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'Zero tolerance,' says Amazon amid reports of corruption claims being investigated in India

The US e-commerce behemoth said on Monday that it takes claims of inappropriate behaviour seriously and thoroughly examines them before taking necessary action.

Amazon says zero tolerance amid reports of corruption investigation in India gcw
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New Delhi, First Published Sep 20, 2021, 5:52 PM IST
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In the wake of news that Amazon is investigating bribery-related charges against some of its legal staff in India, the US e-commerce behemoth said on Monday that it takes claims of inappropriate behaviour seriously and thoroughly examines them before taking necessary action. Amazon stated that it has "zero tolerance for corruption" without confirming or rejecting the claims. Amazon has launched an inquiry into some of its legal representatives, according to The Morning Context, for allegedly paying Indian government officials. In this case, the company's senior corporate lawyer is said to have been placed on leave.

When contacted, an Amazon representative stated that the company has a zero tolerance policy for corruption. They take complaints of wrongdoing seriously, conduct thorough investigations, and take necessary action. At this point, they are refusing to comment on specific claims or the progress of any inquiry. According to a source familiar with the situation, US-based firms such as Amazon take whistleblower accusations seriously, particularly those involving paying bribes to foreign government officials in order to keep or gain business. This is also to guarantee that corporate governance requirements are followed.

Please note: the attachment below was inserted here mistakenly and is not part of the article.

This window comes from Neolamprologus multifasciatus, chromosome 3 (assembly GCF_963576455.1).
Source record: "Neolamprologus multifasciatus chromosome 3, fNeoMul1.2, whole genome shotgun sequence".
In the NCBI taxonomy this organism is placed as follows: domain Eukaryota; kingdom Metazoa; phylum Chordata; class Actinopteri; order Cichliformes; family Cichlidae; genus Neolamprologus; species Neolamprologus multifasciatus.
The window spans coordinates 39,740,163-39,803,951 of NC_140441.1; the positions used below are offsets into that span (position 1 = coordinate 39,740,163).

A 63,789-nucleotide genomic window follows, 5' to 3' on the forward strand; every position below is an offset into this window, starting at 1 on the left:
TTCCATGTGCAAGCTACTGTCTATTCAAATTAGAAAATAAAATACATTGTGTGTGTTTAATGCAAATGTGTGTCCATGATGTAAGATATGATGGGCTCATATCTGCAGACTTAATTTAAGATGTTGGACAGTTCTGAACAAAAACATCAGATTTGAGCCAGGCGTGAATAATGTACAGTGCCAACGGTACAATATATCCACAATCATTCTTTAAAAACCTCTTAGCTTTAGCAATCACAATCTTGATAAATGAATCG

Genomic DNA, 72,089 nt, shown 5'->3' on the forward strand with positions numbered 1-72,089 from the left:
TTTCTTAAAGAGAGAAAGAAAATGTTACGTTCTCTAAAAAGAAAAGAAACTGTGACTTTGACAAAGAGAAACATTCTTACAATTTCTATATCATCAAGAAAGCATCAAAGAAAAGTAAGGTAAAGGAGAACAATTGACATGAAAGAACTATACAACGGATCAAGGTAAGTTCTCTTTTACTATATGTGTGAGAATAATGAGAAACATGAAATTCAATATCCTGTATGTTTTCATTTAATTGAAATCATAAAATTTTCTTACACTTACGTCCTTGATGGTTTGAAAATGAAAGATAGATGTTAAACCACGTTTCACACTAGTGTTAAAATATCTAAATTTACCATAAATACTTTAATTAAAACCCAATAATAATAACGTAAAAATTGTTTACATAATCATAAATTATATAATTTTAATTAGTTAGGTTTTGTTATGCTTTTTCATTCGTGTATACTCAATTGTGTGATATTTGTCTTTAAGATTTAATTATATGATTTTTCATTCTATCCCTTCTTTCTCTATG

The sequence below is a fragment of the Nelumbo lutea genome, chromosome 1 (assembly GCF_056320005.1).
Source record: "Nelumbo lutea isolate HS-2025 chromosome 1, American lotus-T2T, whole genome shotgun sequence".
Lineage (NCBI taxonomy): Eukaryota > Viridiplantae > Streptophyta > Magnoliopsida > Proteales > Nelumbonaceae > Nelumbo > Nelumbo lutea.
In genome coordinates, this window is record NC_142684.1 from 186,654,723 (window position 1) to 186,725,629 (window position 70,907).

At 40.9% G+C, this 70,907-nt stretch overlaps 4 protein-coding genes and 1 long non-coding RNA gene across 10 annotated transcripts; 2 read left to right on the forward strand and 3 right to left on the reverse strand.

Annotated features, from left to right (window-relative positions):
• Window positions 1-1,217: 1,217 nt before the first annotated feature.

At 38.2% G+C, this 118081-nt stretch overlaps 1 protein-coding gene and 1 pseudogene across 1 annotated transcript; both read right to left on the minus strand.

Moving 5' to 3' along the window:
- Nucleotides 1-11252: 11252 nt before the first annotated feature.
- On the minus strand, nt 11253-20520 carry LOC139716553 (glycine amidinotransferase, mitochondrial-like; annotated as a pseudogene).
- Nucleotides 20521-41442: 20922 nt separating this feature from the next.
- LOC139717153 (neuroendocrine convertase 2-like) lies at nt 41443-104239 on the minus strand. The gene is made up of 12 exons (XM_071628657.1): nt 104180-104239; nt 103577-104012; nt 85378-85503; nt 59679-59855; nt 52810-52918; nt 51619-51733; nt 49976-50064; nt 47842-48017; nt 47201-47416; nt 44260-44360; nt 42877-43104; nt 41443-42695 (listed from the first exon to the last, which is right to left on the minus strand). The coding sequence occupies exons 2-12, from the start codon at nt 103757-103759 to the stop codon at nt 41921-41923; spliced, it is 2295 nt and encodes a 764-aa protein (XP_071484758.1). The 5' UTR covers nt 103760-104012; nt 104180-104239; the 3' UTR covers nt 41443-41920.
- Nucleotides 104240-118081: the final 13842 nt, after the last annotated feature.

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Meanwhile, the CAIT, a trade association, has requested a CBI investigation, claiming that the problem concerns the government's legitimacy and runs opposed to the government's objective of eliminating corruption at all levels. The Confederation of All India Traders (CAIT) also requested that the officials' identities be made public and held accountable for their actions. CAIT, which has written to Commerce Minister Piyush Goyal, has also written to US Securities and Exchange Commission Chairman Gary Gensler, requesting a "fair and independent investigation" into the matter.

The news comes as India's fair trade authority is investigating Amazon, the Competition Commission of India (CCI), for suspected anti-competitive behaviour, predatory pricing, and seller preferential treatment. In addition, Amazon is embroiled in a legal battle with Future Group. Amazon is disputing Future Group and Reliance Retail Ventures Ltd's 24,713-crore transaction and has taken Future Group to the Singapore International Arbitration Centre (SIAC). It claims that Future broke the contract by forming a partnership with competitor Reliance.
Amazon and Future Group have also filed lawsuits in Indian courts, including the Supreme Court.

CAIT National President BC Bhartia and Secretary General Praveen Khandelwal said it needs to be inquired whether the alleged bribery has "any connection with the ongoing investigation or related with continuous violation of the law and rules by Amazon". These steps are required to protect Indian e-commerce market and the retail trade from undue influence, abuse of dominance and connivance with government officials, which falls under Anti-Corruption Act, they added.

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The development comes at a time when Amazon is facing a probe by fair trade watchdog, Competition Commission of India (CCI), for alleged anti-competitive practices, predatory pricing and preferential treatment of sellers. Amazon is also locked in a legal tussle with Future Group. Amazon is contesting the ₹ 24,713-crore deal between Future Group and Reliance Retail Ventures Ltd and has dragged Future Group to the Singapore International Arbitration Centre (SIAC). It has argued that Future violated the contract by entering into the deal with rival Reliance. Amazon and Future Group had also filed litigations in Indian courts, including the Supreme Court, on the issue. Amazon is an investor in Future Coupons, that in turn is a shareholder in Future Retail Ltd.

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